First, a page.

Fun with org mode and ssh


There are a lot of machines that I have ssh acces to; virtual machines (both in vmware and virtualbox), linodes (personal, work, projects), production systems, etc.. All told there are probably over 200 systems out there which I will need to ssh into at some point in the future. Sometimes I go years without logging in.

Some of these systems have domain names, but most are just random IPs over some vpn. I can never remember how to get in and have to spend time figuring out what box it is that I need to access

Failed Solutions


Of course I have ssh keys setup and I use different key pairs for different roles and uses. This has created a rather complex ~/.ssh/config.

I have tried to keep a list of systems in the config with an alias:

Host abc123
Port 1234
User username

Substitute sane values and about 200 of these and you rapidly create a large unmanageable mess.


Try to manage a large /etc/hosts file and you see first hand why dns was invented.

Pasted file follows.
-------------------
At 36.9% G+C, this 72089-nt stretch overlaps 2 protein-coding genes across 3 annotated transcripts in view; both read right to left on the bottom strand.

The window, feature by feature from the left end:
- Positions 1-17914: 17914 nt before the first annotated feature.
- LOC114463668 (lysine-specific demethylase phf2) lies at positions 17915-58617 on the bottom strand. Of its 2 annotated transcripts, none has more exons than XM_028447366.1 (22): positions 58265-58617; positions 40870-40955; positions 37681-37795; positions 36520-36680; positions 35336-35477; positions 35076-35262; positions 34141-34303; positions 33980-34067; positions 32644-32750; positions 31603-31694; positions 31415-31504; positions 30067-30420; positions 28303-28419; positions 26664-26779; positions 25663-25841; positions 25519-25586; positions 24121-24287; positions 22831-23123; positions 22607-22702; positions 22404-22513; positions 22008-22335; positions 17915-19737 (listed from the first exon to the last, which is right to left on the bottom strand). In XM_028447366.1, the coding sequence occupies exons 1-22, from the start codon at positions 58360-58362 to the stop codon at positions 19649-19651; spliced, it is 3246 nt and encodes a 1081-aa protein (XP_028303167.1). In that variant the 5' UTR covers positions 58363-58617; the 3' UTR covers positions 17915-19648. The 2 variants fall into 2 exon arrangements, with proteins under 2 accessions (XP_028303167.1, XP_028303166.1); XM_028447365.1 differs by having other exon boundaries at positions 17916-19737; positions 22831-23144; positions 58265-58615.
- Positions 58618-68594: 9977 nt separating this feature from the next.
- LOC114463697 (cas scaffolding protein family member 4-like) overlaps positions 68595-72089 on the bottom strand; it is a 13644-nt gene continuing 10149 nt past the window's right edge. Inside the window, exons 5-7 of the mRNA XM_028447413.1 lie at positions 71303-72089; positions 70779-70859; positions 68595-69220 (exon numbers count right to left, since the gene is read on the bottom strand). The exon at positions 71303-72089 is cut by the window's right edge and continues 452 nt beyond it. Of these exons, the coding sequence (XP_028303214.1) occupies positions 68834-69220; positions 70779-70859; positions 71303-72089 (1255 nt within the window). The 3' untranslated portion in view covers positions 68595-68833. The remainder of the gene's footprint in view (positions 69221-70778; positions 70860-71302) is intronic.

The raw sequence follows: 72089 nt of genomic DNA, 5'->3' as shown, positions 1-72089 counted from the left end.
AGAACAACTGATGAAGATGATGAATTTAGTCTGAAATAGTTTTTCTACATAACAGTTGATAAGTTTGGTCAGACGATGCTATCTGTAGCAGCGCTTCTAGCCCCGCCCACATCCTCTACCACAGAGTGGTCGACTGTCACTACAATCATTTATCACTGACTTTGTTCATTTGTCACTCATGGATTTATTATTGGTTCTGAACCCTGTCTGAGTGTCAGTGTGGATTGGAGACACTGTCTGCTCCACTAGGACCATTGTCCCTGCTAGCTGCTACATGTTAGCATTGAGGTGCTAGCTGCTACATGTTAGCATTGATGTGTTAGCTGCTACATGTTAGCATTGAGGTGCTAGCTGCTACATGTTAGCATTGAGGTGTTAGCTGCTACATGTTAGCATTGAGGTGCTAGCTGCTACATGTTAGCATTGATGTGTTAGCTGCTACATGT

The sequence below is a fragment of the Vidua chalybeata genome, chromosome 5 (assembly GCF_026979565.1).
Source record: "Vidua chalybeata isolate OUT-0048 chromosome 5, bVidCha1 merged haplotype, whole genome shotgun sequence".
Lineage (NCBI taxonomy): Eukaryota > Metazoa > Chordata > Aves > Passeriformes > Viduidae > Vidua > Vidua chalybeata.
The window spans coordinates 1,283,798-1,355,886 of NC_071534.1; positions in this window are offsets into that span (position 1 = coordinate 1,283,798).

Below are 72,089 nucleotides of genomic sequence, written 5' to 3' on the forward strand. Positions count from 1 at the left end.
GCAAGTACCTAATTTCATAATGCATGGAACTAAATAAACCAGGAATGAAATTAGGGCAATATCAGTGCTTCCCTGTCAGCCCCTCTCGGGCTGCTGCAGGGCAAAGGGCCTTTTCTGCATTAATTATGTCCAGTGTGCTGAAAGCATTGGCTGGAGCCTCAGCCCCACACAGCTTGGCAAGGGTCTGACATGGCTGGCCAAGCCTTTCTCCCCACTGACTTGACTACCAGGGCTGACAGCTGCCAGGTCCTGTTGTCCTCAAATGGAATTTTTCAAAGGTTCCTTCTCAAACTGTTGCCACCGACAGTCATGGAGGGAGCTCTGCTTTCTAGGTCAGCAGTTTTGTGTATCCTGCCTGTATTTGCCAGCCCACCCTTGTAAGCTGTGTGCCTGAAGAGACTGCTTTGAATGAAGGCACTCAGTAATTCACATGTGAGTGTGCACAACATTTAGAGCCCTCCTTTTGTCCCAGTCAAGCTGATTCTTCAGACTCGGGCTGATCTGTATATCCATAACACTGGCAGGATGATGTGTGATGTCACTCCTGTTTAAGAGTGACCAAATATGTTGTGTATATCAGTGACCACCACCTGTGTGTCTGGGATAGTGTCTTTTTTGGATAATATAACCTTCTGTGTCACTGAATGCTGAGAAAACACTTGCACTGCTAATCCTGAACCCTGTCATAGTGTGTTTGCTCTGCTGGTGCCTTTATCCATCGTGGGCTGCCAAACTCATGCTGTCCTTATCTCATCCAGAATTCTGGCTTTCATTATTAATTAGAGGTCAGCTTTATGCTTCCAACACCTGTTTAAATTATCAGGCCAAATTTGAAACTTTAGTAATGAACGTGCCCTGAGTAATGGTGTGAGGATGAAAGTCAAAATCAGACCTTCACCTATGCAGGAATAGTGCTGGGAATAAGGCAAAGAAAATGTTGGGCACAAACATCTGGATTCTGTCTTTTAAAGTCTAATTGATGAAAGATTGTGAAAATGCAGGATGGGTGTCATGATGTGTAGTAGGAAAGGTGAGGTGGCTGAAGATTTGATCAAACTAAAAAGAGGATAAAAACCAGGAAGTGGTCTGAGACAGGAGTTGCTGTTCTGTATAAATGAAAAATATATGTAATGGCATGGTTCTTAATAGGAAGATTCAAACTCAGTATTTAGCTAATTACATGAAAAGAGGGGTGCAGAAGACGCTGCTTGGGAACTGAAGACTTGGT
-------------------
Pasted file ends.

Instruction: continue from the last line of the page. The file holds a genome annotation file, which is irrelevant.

I even tried using scripts to pull information from puppet sources, linode api’s and even systems posting back on my public IP.

Obviously it became a mess

emacs to the rescue.

One day after being particularly frustrated when I couldn’t get into a box, I was adding yet another entry to ~/.ssh/config only to realize it was in there twice already, I decided to turn this problem into a nail so I could use my universal hammer, emacs.

(defun jgk/xterm-ssh (host)
  "Spawn a xterm with a ssh to the host"
  (start-process-shell-command "*org-xterm-ssh*" "ssh-xterm" "xterm" "-e"
                               (concat "'ssh -AY "  host "'")))

I now have an org file for each project I work on and can create links that will let me ssh into a system with a ‘click’

[[elisp:(jgk/xterm-ssh "username@")][Magical Mystery Machine]]

Since it is in org mode I can now categorize and tag these links. I can take notes and use tramp to open directories.

I am slowly adding systems in as I need them. I have found the ability to keep notes and a basic log of what and why I was there to be invaluable.

If you need to access a lot of random systems you should try this, it has made my life sane